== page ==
Now let's consider further the ratio part of 20*log(ratio). If we move the Master Volume slider from full scale (127) down to half scale (64), obviously we can call that a ratio of 0.5 or 50% in relation to the full scale setting on the device's input. But does that result in a 50% change in sound level on the output of this volume control device? No, it most certainly does not, as is verifiable by watching SyPlayer's output level meter, and from my graph and table of input/output measurements. If the sound level dropped from 100% to 50% we would expect to see a fall of 6dB in the output meter reading. But in reality the sound level falls by 12dB. My 40*log(ratio) formula is simply a reasonably valid mathematical model of these faders, according to my measurements. The factor of 2 above the usual 20*log(ratio) expression is due to the inherent scaling of the logarithmic law of the fader devices. Calling it a "fudge factor" is merely admitting inability to understand the underlying mathematics, as well as an attempt to deflect attention from the fact that the original formula incorrectly assumed a linear law.

From what I've read in the thread - some of which I see has been subsequently edited - you've been advised all along to treat the two volume faders as if they were linear-law devices. I have added my advice that it may be possible to get away with this incorrect assumption just so long as very small changes of ratio are involved. But more generally, I don't see that there's any quick, easy or convenient way of working around the mathematical ramifications of the logarithmic law of these two faders, regardless of whether we express the output audio level changes as dB or as simple ratios. That said, logarithms and decibels owe their existence to their mathematical convenience. For example in working with audio, we can just add or subtract decibels, pretty much in the same quick and easy way as when, say, we do cash transactions in the grocery shop. As far as I know, nobody's invented or discovered a way of making things even more convenient than using those simple additions and subtractions.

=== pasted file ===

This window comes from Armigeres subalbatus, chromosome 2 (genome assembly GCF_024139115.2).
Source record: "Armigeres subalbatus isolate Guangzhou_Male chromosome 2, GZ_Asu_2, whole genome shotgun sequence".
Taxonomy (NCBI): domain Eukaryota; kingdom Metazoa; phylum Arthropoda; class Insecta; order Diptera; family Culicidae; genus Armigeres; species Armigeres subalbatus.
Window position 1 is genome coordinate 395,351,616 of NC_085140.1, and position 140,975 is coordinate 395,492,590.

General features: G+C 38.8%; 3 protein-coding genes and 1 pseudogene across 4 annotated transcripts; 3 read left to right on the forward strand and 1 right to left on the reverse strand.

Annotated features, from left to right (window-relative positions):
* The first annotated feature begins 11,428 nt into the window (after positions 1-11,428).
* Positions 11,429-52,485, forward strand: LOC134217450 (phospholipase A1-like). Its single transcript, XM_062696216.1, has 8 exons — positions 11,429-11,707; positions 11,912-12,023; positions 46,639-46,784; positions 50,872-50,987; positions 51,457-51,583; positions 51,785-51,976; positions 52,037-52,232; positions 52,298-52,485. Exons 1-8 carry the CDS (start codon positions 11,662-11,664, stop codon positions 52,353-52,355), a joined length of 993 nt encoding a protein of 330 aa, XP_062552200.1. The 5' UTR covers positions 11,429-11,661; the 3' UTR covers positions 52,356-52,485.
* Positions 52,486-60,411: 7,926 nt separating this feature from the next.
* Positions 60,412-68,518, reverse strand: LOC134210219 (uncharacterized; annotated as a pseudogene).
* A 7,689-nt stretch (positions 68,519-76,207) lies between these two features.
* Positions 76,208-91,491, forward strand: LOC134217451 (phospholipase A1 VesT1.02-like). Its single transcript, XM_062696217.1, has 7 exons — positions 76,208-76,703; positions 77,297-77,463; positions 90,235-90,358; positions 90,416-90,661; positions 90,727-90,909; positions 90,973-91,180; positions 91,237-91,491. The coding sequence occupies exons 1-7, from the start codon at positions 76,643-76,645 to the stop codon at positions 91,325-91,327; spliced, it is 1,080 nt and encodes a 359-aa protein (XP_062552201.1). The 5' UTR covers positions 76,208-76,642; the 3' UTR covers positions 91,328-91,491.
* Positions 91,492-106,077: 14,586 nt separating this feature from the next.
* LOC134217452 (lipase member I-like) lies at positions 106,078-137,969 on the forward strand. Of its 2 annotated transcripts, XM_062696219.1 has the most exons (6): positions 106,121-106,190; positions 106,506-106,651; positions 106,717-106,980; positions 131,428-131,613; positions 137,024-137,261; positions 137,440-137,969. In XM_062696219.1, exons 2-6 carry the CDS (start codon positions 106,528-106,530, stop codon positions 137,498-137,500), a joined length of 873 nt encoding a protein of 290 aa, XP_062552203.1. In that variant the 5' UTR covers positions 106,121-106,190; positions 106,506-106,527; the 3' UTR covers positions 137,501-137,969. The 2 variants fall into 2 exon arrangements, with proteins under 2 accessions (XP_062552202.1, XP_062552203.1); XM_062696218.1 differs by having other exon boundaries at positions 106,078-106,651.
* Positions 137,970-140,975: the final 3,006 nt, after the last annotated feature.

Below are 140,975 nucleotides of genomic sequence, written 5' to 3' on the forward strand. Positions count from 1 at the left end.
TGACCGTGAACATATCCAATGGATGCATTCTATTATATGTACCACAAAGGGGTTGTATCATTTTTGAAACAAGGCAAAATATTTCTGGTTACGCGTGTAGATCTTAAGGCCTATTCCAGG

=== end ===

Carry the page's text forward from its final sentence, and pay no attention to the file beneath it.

My conclusion is that the goal of ignoring the log-law of the fader devices and getting away from decibels, is, sorry to say, just pie in the sky.

Well this dreadfully long lecture probably hasn't served to simplify or clean up the awful mess this thread got into. But I had to put it out there in the hope that, with any luck, nobody else will be led up the garden path by those very wrong technical assumptions and principles posted in this thread.

It's been a good day so far. Now watch some Gollum come along and try to ruin it. | #YesWeCare